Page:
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Sigma Alpha is a professional agricultural sorority at Western Illinois University and many schools across the country.  Sigma Alpha stands for Sisters in Agriculture. Our mission is cultivating Professional Women in Agriculture. Sigma Alpha has four pillars that we value and uphold within the chapter leadership, scholarship, fellowship, and service.  When I rushed in fall 2015, I thought I was just going to be getting involved with other girls that had the same interest, but now looking back at it, it is so much more than just a group of girls with the same interest getting together every Monday night. These girls have given me a home away from home, support and a better network.    IMG_6442 Without this group of girls I would not have the network and support needed while being away at school. Many of these girls I have really gotten close to and Sigma Alpha has given me the opportunity to meet other girls with the same interest from different states. I never thought I would be in a sorority but I am glad I did. The objective of this sorority shall be to promote its members in all facets of agriculture and to strengthen the bonds of friendship among them. It is the purpose of the members to strive to achievement in scholarship, leadership and service, and to further the development of excellence in women pursuing careers in agriculture. IMG_6048

Now that our membership is at a steady 42 girls, we are ready to branch out and get more involved within our community. After nationals, which is the Sigma Alpha governing body, was here back in February we sat down as a chapter and determined that our next big step was to make the best philanthropy we could. We then established a committee that would bring all of our thoughts together in an organized way. After just a few short months we have organized our thoughts and are now working on a philanthropy for this upcoming November where we hope to have a successful trivia night that will bring in money to a local organizations that’s called Linda’s Fund, which offers support to breast cancer patients and their families that visit McDonough District Hospital.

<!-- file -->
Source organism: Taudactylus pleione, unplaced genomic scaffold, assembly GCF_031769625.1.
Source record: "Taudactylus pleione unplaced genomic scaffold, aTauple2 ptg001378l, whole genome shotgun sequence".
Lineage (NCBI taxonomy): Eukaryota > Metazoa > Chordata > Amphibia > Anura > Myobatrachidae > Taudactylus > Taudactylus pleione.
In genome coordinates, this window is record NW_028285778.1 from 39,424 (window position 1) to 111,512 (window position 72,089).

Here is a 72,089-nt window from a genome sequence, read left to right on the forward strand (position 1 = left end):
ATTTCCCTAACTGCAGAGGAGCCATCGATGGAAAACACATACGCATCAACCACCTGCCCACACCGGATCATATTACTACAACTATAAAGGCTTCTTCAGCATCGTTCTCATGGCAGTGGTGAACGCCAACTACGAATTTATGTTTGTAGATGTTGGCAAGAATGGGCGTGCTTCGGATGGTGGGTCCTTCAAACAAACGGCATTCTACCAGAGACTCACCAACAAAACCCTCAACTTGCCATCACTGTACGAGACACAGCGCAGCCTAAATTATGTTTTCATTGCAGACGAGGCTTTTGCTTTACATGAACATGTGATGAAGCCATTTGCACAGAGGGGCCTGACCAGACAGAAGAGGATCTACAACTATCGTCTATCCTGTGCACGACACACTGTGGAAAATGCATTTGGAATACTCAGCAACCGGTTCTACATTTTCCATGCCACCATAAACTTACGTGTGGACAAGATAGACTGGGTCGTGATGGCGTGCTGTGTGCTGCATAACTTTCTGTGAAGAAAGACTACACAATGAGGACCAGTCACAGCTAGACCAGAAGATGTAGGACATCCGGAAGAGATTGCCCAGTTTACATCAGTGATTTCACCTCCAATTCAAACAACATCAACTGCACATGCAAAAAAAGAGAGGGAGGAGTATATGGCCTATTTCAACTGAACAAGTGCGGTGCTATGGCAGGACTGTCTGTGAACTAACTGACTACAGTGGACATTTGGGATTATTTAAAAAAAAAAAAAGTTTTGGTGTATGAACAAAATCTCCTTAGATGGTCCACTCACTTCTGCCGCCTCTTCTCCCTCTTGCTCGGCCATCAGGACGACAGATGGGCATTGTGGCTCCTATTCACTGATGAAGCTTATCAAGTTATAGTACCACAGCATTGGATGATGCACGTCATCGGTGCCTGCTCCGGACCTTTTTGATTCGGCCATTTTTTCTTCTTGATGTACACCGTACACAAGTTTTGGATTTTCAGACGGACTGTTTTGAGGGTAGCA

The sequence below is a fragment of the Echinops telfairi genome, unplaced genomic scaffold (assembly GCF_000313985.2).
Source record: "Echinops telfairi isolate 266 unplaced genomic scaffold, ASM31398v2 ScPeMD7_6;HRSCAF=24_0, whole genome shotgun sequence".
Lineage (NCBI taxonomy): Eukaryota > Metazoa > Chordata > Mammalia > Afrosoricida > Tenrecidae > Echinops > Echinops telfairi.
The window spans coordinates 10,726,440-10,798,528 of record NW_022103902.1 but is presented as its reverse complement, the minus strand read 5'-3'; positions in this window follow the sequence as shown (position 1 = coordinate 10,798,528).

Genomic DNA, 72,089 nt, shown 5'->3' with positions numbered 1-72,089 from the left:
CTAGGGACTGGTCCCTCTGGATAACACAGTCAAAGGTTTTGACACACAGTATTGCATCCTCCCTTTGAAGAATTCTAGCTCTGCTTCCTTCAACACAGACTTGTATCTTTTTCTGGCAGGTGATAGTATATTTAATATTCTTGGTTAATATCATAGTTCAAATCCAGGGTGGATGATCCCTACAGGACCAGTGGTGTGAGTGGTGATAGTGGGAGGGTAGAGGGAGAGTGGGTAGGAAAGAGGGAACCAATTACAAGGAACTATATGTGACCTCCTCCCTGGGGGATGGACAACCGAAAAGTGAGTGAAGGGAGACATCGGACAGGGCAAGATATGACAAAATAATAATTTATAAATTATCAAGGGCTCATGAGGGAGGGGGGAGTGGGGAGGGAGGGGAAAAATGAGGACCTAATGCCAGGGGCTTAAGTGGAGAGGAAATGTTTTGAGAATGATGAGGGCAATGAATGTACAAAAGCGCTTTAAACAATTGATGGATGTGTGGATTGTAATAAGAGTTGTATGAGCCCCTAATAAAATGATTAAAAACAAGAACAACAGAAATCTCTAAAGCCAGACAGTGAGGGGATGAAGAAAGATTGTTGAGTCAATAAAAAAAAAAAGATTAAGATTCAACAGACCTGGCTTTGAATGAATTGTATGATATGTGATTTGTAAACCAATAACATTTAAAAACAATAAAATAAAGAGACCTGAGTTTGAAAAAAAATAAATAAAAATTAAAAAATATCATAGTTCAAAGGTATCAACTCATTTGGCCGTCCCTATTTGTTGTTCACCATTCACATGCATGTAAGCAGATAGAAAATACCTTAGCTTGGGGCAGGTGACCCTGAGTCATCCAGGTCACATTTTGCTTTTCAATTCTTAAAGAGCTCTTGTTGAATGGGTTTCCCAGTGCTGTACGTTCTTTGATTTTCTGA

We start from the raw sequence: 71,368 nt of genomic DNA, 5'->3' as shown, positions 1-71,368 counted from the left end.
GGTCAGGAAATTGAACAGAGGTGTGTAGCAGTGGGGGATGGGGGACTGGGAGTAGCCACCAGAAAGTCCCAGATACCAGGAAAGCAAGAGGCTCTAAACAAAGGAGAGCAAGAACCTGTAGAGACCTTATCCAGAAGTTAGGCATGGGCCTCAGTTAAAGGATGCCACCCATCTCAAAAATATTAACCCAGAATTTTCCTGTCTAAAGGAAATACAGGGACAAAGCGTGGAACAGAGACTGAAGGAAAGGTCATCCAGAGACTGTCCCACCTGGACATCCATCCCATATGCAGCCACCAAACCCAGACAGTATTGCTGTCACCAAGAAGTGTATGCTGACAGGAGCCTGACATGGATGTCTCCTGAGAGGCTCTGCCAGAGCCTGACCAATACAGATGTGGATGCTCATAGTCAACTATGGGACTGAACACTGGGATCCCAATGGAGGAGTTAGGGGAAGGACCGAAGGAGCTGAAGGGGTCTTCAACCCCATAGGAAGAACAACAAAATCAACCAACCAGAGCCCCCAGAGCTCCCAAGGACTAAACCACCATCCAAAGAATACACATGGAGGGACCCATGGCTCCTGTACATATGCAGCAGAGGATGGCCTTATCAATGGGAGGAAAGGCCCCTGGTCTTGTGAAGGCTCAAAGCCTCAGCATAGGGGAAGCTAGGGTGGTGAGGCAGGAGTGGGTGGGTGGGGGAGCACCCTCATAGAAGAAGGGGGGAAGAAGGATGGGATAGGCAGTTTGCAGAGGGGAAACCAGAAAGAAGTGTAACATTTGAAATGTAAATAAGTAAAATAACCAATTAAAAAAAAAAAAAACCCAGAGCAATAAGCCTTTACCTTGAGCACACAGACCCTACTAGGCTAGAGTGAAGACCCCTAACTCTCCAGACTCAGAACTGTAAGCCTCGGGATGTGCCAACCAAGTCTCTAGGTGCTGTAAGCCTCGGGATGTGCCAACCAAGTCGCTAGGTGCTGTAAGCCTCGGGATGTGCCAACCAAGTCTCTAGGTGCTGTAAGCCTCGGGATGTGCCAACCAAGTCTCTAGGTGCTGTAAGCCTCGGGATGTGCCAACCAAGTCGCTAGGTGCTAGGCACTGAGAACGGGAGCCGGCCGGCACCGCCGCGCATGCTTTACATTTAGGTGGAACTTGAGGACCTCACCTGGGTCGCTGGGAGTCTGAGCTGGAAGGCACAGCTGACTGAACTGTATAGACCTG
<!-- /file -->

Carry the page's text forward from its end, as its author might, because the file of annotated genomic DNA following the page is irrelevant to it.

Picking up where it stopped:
It might just sound like all we do is work, with meetings on Monday nights and working to create a philanthropy. Which is not completely false, but as a group we like to have fun as well. We partner with our brother fraternities, Alpha Gamma Sigma and Alpha Gamma Rho at least once a semester for a social. We also try to have at least one alumni event during WIU homecoming, but thats not all. My personal favorite is our formal each spring semester. The past two years we have gone to Stoney Creek in Quincy, IL and there we are able to unwind with our sisters after a stressful semester.

You can see that we work a lot and try to have fun occasionally too. Although I never would have though in a million years that an agriculture sorority could turn my life around with a meeting every Monday night and some fun times in between. I know that one day I will be able to tell my kids that a sorority is not like what you see in the movies, a sorority is where you make memories that will last you a lifetime!






My name is Kaylee Kirby,  I am a Senior at Western Illinois University with a major  in Agriculture Business and Minor in agronomy. I am an active member in Sigma Alpha, Hoof n Horn, and Ag Council. I am from Greenview, IL where my family farm is located, but currently resided in Mason City, IL.  I have always been passionate about agriculture and plan to continue after graduation in May 2018